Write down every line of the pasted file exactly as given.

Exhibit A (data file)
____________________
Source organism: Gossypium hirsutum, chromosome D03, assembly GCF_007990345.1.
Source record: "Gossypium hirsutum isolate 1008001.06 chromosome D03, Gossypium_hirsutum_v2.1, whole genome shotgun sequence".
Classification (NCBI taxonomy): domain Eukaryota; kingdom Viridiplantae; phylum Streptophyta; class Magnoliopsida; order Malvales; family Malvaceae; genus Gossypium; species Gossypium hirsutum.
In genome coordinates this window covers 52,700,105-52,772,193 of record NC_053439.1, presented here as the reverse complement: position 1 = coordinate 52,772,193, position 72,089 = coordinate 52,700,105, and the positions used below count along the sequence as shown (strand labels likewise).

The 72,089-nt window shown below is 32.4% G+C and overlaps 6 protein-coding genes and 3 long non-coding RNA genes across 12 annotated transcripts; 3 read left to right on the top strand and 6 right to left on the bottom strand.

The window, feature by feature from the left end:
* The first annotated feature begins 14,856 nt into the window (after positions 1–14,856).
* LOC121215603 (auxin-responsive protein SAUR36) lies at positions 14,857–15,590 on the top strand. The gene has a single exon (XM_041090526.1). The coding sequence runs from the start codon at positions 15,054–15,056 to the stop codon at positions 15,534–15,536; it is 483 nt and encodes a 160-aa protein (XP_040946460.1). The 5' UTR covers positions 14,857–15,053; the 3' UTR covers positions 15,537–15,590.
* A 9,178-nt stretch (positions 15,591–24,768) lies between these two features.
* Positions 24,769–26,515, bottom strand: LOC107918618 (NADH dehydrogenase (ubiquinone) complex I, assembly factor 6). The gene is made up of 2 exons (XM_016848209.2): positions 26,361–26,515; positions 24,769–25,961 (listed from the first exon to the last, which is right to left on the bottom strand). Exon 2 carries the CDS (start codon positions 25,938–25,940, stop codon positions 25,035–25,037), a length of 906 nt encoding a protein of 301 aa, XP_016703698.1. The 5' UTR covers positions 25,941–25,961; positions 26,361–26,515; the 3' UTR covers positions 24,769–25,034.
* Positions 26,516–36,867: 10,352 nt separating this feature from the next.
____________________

Source organism: Gossypium hirsutum, chromosome D03, assembly GCF_007990345.1.
Source record: "Gossypium hirsutum isolate 1008001.06 chromosome D03, Gossypium_hirsutum_v2.1, whole genome shotgun sequence".
Classification (NCBI taxonomy): domain Eukaryota; kingdom Viridiplantae; phylum Streptophyta; class Magnoliopsida; order Malvales; family Malvaceae; genus Gossypium; species Gossypium hirsutum.
In genome coordinates this window covers 52,700,105-52,772,193 of record NC_053439.1, presented here as the reverse complement: position 1 = coordinate 52,772,193, position 72,089 = coordinate 52,700,105, and the positions used below count along the sequence as shown (strand labels likewise).

The 72,089-nt window shown below is 32.4% G+C and overlaps 6 protein-coding genes and 3 long non-coding RNA genes across 12 annotated transcripts; 3 read left to right on the top strand and 6 right to left on the bottom strand.

The window, feature by feature from the left end:
* The first annotated feature begins 14,856 nt into the window (after positions 1–14,856).
* LOC121215603 (auxin-responsive protein SAUR36) lies at positions 14,857–15,590 on the top strand. The gene has a single exon (XM_041090526.1). The coding sequence runs from the start codon at positions 15,054–15,056 to the stop codon at positions 15,534–15,536; it is 483 nt and encodes a 160-aa protein (XP_040946460.1). The 5' UTR covers positions 14,857–15,053; the 3' UTR covers positions 15,537–15,590.
* A 9,178-nt stretch (positions 15,591–24,768) lies between these two features.
* Positions 24,769–26,515, bottom strand: LOC107918618 (NADH dehydrogenase (ubiquinone) complex I, assembly factor 6). The gene is made up of 2 exons (XM_016848209.2): positions 26,361–26,515; positions 24,769–25,961 (listed from the first exon to the last, which is right to left on the bottom strand). Exon 2 carries the CDS (start codon positions 25,938–25,940, stop codon positions 25,035–25,037), a length of 906 nt encoding a protein of 301 aa, XP_016703698.1. The 5' UTR covers positions 25,941–25,961; positions 26,361–26,515; the 3' UTR covers positions 24,769–25,034.
* Positions 26,516–36,867: 10,352 nt separating this feature from the next.